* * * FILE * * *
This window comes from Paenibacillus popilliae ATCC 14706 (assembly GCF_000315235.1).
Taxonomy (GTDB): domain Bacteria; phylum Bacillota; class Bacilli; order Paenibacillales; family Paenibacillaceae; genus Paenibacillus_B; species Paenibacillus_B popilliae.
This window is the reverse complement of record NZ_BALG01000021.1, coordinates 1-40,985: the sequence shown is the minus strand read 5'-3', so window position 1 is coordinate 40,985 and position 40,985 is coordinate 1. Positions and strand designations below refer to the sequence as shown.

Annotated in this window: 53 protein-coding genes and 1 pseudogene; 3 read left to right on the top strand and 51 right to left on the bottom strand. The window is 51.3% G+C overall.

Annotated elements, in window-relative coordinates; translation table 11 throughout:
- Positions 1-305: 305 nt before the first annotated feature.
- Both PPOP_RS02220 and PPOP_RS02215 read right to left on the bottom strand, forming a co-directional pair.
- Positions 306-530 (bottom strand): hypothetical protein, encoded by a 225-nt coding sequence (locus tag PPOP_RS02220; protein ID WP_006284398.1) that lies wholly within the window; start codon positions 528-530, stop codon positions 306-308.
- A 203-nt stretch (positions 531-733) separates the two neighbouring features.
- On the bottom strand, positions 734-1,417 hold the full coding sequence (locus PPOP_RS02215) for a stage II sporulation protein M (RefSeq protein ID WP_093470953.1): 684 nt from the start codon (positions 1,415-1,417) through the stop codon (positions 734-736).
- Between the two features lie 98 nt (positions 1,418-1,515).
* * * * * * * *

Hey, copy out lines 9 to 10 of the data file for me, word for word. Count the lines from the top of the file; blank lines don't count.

- A 203-nt stretch (positions 531-733) separates the two neighbouring features.
- On the bottom strand, positions 734-1,417 hold the full coding sequence (locus PPOP_RS02215) for a stage II sporulation protein M (RefSeq protein ID WP_093470953.1): 684 nt from the start codon (positions 1,415-1,417) through the stop codon (positions 734-736).